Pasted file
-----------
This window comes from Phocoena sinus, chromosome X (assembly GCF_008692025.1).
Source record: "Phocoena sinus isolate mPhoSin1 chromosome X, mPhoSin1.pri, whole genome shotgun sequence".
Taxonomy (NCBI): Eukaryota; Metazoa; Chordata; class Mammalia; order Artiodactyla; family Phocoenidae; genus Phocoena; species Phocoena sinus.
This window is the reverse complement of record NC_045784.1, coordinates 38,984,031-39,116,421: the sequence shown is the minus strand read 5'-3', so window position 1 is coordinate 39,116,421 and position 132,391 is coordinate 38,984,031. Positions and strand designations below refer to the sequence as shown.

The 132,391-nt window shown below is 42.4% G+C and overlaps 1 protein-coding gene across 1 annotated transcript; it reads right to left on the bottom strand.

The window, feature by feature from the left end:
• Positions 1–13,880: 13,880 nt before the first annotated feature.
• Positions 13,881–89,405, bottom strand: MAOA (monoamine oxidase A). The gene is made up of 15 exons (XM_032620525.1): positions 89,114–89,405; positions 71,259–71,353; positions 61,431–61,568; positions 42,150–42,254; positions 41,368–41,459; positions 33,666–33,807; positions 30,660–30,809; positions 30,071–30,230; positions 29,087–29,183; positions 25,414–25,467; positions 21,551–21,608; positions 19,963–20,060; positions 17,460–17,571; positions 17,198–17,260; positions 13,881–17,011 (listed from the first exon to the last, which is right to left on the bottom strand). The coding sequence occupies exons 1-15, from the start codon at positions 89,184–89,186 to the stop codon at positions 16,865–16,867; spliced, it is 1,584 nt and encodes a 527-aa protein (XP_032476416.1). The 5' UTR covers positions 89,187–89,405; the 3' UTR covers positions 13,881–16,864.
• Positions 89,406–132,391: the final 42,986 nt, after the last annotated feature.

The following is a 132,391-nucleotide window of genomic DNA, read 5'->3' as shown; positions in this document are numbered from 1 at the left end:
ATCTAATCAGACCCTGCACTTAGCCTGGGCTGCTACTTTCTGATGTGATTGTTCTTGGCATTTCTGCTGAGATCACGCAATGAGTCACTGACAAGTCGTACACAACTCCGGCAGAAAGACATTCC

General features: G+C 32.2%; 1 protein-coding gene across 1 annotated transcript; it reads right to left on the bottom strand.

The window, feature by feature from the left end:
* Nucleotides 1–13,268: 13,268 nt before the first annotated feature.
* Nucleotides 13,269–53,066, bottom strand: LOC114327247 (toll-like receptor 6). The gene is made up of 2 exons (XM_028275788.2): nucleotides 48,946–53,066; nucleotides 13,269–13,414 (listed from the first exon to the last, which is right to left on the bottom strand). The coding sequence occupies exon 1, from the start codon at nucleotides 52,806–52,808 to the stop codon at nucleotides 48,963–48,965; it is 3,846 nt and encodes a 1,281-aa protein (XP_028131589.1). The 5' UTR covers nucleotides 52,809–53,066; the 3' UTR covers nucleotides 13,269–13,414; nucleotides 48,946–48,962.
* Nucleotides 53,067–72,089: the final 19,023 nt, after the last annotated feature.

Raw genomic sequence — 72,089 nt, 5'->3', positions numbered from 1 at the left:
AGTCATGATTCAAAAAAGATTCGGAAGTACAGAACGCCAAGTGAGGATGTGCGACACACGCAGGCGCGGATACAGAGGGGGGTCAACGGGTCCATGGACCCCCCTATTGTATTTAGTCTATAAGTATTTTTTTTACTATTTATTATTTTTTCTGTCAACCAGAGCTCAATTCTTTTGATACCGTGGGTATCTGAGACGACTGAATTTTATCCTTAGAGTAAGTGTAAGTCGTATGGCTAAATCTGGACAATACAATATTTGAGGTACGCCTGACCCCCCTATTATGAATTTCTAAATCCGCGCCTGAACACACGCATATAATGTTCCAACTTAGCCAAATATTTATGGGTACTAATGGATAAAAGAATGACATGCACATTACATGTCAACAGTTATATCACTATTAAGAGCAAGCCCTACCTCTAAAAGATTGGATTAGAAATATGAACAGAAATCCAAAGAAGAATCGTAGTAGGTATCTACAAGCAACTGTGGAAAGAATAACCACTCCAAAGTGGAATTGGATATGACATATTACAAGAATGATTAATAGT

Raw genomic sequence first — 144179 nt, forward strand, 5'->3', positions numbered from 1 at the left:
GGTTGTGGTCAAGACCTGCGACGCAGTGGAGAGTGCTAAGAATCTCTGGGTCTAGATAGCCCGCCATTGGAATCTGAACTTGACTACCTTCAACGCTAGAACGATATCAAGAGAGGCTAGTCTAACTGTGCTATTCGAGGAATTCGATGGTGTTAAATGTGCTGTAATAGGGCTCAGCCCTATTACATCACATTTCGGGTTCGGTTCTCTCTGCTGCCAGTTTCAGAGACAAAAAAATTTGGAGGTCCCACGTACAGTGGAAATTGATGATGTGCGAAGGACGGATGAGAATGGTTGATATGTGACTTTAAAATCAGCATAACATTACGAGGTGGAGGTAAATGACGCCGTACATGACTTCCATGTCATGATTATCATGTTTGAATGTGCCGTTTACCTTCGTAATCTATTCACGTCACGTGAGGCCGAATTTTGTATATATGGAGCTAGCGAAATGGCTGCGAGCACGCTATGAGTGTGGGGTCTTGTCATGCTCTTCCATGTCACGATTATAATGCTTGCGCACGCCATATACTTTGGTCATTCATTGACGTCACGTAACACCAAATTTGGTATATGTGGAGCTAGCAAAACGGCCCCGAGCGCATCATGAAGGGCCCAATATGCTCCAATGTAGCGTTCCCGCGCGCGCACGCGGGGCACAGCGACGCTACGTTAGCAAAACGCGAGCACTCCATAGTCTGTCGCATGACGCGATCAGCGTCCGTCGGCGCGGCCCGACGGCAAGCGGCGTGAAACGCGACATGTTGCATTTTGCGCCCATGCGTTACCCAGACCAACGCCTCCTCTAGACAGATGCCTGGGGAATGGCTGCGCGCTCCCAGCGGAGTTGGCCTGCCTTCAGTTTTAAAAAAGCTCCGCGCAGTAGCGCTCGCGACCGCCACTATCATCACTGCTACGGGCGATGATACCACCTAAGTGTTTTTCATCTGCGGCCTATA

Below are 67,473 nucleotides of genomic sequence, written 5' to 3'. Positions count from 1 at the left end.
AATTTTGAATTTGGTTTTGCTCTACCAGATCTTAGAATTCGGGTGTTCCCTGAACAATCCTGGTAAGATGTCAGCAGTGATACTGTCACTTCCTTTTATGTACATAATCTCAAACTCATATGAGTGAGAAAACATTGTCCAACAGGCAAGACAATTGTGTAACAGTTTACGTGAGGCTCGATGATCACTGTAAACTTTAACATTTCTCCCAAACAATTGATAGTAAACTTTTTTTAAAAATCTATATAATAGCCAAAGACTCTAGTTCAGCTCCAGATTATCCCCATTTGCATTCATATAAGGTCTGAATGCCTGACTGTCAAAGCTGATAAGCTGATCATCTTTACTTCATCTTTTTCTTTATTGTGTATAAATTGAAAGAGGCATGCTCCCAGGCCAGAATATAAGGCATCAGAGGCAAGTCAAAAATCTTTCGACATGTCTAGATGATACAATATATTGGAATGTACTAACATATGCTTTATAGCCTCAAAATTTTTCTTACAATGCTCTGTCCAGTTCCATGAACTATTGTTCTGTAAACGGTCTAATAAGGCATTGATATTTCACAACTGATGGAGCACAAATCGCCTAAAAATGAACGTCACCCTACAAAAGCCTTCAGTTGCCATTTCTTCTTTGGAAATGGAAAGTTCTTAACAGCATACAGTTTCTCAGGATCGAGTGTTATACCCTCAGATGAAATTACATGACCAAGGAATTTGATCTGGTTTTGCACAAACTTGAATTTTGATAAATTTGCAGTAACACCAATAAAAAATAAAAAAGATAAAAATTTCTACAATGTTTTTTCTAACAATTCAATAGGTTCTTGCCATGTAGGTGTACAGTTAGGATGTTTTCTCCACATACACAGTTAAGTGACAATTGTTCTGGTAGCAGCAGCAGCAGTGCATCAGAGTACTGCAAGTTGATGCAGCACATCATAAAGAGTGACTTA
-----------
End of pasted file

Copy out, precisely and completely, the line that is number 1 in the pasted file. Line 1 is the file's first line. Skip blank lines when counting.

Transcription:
This window comes from Phocoena sinus, chromosome X (assembly GCF_008692025.1).